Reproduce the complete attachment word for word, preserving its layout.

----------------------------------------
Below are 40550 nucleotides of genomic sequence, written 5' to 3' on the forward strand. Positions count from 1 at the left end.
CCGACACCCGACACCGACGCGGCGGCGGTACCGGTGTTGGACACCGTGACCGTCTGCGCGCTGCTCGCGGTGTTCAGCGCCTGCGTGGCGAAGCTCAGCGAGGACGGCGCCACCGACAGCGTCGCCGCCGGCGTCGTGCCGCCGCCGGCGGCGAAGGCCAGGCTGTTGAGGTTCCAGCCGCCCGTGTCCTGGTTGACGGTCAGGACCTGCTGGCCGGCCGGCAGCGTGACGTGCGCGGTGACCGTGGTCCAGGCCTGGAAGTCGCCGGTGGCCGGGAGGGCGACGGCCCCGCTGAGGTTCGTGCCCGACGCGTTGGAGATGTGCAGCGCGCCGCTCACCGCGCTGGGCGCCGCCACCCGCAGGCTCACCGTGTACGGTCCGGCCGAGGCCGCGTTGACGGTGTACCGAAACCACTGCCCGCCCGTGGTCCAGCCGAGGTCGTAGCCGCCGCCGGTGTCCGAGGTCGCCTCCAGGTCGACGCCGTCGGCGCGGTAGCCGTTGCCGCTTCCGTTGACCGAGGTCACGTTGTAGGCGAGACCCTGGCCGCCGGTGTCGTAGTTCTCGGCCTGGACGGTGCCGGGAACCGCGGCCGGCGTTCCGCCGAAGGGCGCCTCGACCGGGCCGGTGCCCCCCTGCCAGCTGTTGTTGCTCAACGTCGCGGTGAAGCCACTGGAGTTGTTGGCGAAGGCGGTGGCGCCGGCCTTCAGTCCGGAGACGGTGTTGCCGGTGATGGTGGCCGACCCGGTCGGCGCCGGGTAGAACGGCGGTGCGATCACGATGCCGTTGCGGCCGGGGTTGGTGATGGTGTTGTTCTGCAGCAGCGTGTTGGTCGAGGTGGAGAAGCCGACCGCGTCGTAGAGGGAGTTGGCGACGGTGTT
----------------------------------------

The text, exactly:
Below are 40550 nucleotides of genomic sequence, written 5' to 3' on the forward strand. Positions count from 1 at the left end.
CCGACACCCGACACCGACGCGGCGGCGGTACCGGTGTTGGACACCGTGACCGTCTGCGCGCTGCTCGCGGTGTTCAGCGCCTGCGTGGCGAAGCTCAGCGAGGACGGCGCCACCGACAGCGTCGCCGCCGGCGTCGTGCCGCCGCCGGCGGCGAAGGCCAGGCTGTTGAGGTTCCAGCCGCCCGTGTCCTGGTTGACGGTCAGGACCTGCTGGCCGGCCGGCAGCGTGACGTGCGCGGTGACCGTGGTCCAGGCCTGGAAGTCGCCGGTGGCCGGGAGGGCGACGGCCCCGCTGAGGTTCGTGCCCGACGCGTTGGAGATGTGCAGCGCGCCGCTCACCGCGCTGGGCGCCGCCACCCGCAGGCTCACCGTGTACGGTCCGGCCGAGGCCGCGTTGACGGTGTACCGAAACCACTGCCCGCCCGTGGTCCAGCCGAGGTCGTAGCCGCCGCCGGTGTCCGAGGTCGCCTCCAGGTCGACGCCGTCGGCGCGGTAGCCGTTGCCGCTTCCGTTGACCGAGGTCACGTTGTAGGCGAGACCCTGGCCGCCGGTGTCGTAGTTCTCGGCCTGGACGGTGCCGGGAACCGCGGCCGGCGTTCCGCCGAAGGGCGCCTCGACCGGGCCGGTGCCCCCCTGCCAGCTGTTGTTGCTCAACGTCGCGGTGAAGCCACTGGAGTTGTTGGCGAAGGCGGTGGCGCCGGCCTTCAGTCCGGAGACGGTGTTGCCGGTGATGGTGGCCGACCCGGTCGGCGCCGGGTAGAACGGCGGTGCGATCACGATGCCGTTGCGGCCGGGGTTGGTGATGGTGTTGTTCTGCAGCAGCGTGTTGGTCGAGGTGGAGAAGCCGACCGCGTCGTAGAGGGAGTTGGCGACGGTGTT